Relief of the 120-man Scopus garrison became the pivot of Israel's operational considerations in Jerusalem. Narkiss would later maintain that were it not for these two seemingly marginal episodes - the Radio Cairo report of the capture of Mount Scopus and the actual takeover of Government House by Jordanian troops - the Israeli command would not have set its ground forces in motion and the West Bank would have remained Jordanian. If the Six Day War was born of misreadings by the parties of each other's intentions, the battle for Jerusalem and the West Bank was, at least from Israel's point of view, an afterthought not conceived of when the first day, Monday, began.
Further details based on Wikipedia That Monday afternoon the Israeli Jerusalem Brigade (Brigade 16) captured the (neutral) British Government house (back from Jordan) and the positions to its south. At dawn on June 6, the second day of the war, the Israeli paratroop forces broke into the city line in the northern part, and then captured the neighborhoods north to the Old City and joined the isolated Mount Scopus. At noon on June 6, the Jerusalem Brigade broke the fences dividing the Abu Tor neighborhood just south of the Old City, and the neighborhood conquest completed its encirclement.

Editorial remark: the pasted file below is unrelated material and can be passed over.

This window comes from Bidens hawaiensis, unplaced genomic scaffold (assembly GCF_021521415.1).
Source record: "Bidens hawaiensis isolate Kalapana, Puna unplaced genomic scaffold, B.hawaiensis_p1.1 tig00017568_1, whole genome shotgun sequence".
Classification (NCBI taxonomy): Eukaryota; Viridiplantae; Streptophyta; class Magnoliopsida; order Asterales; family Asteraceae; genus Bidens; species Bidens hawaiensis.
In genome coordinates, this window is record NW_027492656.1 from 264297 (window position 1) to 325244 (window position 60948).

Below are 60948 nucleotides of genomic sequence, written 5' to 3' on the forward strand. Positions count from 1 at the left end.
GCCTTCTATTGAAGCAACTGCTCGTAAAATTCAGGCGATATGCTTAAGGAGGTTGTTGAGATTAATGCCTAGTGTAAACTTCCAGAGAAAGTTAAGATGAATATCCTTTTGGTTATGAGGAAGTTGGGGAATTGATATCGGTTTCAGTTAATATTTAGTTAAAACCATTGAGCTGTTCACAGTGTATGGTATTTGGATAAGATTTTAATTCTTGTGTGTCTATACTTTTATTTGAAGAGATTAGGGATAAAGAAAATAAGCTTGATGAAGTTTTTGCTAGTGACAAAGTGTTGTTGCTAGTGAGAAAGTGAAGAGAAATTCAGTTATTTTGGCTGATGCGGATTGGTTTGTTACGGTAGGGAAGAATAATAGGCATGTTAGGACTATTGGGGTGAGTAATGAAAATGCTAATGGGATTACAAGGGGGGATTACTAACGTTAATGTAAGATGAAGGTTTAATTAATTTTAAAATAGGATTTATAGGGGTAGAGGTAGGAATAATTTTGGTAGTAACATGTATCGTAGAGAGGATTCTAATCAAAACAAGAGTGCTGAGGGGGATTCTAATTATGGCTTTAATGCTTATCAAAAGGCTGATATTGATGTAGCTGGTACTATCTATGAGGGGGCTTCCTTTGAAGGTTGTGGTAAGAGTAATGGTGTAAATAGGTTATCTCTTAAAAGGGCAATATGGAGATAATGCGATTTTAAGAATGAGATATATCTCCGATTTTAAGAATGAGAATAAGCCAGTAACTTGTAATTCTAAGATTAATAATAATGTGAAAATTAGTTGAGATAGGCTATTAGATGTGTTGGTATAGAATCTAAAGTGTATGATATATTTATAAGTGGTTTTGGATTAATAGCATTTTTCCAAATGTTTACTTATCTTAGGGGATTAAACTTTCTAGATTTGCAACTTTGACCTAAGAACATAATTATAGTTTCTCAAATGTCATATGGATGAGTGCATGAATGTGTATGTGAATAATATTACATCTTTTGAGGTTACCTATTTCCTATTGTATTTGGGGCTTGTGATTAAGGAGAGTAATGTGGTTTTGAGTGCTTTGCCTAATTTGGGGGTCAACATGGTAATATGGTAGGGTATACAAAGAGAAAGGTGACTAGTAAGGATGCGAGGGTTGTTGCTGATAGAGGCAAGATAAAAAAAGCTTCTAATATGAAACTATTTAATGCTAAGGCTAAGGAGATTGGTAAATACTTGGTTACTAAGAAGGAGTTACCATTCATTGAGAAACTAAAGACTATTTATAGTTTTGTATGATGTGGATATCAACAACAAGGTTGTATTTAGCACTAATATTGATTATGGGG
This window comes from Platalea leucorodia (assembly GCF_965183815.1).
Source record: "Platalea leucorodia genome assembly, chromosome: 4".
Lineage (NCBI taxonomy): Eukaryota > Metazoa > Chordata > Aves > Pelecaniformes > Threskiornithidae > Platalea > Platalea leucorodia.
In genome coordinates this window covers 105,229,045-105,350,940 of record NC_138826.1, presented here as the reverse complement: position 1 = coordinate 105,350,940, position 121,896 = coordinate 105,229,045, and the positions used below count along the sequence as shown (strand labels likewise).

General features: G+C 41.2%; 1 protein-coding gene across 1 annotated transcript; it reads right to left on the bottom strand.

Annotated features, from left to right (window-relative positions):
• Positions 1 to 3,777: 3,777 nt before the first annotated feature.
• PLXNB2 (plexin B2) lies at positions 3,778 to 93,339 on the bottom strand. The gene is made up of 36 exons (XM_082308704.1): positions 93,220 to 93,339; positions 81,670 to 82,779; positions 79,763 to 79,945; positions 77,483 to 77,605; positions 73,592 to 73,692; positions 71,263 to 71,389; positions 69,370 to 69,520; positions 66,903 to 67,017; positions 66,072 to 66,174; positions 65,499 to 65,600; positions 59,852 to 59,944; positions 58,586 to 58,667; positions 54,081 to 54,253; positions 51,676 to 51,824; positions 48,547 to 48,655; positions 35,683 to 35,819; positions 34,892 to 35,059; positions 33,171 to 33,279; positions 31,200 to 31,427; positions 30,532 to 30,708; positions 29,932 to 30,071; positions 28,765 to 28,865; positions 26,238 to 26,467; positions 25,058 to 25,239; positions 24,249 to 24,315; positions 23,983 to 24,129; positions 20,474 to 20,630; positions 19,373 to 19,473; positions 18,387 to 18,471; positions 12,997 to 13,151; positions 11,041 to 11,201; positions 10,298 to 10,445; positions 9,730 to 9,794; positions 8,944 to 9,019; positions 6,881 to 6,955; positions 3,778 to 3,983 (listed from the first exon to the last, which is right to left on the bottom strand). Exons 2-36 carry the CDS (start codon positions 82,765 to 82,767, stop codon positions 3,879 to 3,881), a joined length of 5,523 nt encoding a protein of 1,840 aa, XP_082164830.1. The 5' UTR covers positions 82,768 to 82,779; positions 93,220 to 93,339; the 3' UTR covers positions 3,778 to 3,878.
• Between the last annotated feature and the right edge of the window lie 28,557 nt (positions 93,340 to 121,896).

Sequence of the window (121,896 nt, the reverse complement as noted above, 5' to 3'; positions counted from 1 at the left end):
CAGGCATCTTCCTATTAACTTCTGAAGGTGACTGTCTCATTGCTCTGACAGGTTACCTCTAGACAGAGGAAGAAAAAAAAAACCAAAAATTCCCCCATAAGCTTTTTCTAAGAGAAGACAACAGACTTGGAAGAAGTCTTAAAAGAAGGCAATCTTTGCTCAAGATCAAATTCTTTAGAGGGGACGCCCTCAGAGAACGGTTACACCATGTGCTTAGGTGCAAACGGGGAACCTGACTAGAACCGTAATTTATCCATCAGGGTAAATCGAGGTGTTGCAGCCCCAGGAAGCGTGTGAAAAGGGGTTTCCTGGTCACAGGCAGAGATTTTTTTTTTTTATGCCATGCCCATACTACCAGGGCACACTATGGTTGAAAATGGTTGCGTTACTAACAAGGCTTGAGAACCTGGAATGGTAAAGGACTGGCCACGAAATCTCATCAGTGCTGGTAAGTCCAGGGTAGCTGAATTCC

End of extract.
On Tuesday night, the second night of the war, the government met to decide the fate of the Old City. At foreign minister Abba Eban's suggestion, the cabinet declared the conquest of the walled city (small in area, just under one square kilometre) to be a military response to the Jordanian shelling. History, religion and national emotions were thus set aside in order to get on with the war. They would return to the fore soon enough.